1. This second appeal arises out of the decree of the learned Subordinate Judge of Tanjore in A. S. No. 138 of 1955 modifying that of the District Munsif of Pattukottai in O. S. No. 370 of 1953.
2. The plaintiff is the appellant in this second appeal. He filed the suit for redemption of a mortgage, Ex. A. 1 dated 22nd June, 1898 under the following circumstances. The suit properties and certain other properties were originally owned by one Muthu and his son Odayappa. They executed a possessory mortgage over certain items of properties in favour of one Sokkan Chettiar prior to 1898. On 22-6-1898 they executed a second usufructuary mortgage under Ex. A. 1 over those and certain other properties in favour of one Ramaswami.
The mortgagee was directed to redeem from out of the portion of the mortgage money left in his hands the earlier mortgage in favour of Sokkan, The second mortgagee however failed to so redeem. The right of the mortgagee under Ex. A. 1 was transferred to one Alagappan. On the side of the mortgagor there were a few transactions by way of sales of equity of redemption as a result of which the properties vested in regard to some items in the appellant's father, some others in Sokkan, and the remaining properties in one Karuppan and Arunachalam.
The result is that the three sets of persons abovenamed, namely, the plaintiff's father, Sokkan and Karuppan and Arunachalam, came to own the equity of redemption and were in the position of co-mortgagors. Thereafter suits for redemption were filed. O. S. Nos. 52 and 158 of 1926 were filed by Alagappan in the District Munsif Court of Pattukottai to redeem Sokkan's mortgage. O. S. No. 281 of 1952 was filed by Sokkan claiming as the owner of the equity of redemption under the transfer abovementioned to redeem Alagappa's mortgage. In those litigations a decree was ultimately passed decreeing redemption of Alagappan's mortgage by Sokkan as well as Karuppan and Arunachala.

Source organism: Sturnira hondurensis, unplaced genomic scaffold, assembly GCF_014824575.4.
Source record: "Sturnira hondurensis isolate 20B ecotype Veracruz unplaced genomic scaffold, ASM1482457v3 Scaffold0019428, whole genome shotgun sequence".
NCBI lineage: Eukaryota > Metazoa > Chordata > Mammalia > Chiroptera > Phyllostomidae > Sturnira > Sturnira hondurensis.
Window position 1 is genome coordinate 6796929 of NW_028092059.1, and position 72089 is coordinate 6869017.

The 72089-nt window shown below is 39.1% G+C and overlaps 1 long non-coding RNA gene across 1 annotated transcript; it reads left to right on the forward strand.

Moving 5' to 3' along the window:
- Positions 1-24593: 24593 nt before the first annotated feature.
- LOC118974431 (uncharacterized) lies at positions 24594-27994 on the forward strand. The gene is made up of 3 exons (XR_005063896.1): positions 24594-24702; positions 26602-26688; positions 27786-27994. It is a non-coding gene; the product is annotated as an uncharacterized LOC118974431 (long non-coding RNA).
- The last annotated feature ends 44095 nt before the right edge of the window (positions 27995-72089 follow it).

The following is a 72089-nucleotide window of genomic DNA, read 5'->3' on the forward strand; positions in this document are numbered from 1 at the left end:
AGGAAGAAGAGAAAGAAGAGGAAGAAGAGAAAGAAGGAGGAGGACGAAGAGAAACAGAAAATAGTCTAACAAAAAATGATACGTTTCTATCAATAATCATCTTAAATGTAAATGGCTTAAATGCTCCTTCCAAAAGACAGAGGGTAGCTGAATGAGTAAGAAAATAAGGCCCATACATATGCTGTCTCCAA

In pursuance of the decree for redemption Sukkan paid a sum of Rs. 1092 and Karuppan and Arunachala paid a sum of Rs. 1226, redeemed Ex. A. 1 and entered into possession of the respective properties. Thereupon the appellant claiming under the purchase by his father filed the suit for redemption out of which the second appeal arises against the representatives of Sokkan.
2a. His case was that he was in the position of a co-mortgagor and was entitled to redeem the mortgage to which Sokkan and the other persons became entitled by virtue of being subrogated to the rights of Alagappan's mortgage, which they redeemed. The appellant's, further case was that Karuppan and Arunachala had executed a release of their rights in his favour. As regards the mortgage money payable for redemption, the appellant claimed that no amount was due as the debt was discharged under the provisions of Section 9-A of the Madras Agriculturists Relief Act, Act IV of 1938. the mortgagee under Ex, A. 1 having been in possession of the properties for more than 30 years.
3. This claim was contested by the respondents who claimed under Sokkan. They pleaded that certain items claimed in the plaint were not the subject matter of mortgage under Ex. A. 1, that certain other items were lost to the mortgagee by reason of adverse possession etc., and that as regards the remaining items Sokkan and his representatives were entitled to retain what they purchased from the mortgagor. They also contested the claim of the appellant as to the applicability of the provisions of S. 9-A of Madras Act IV of 1938.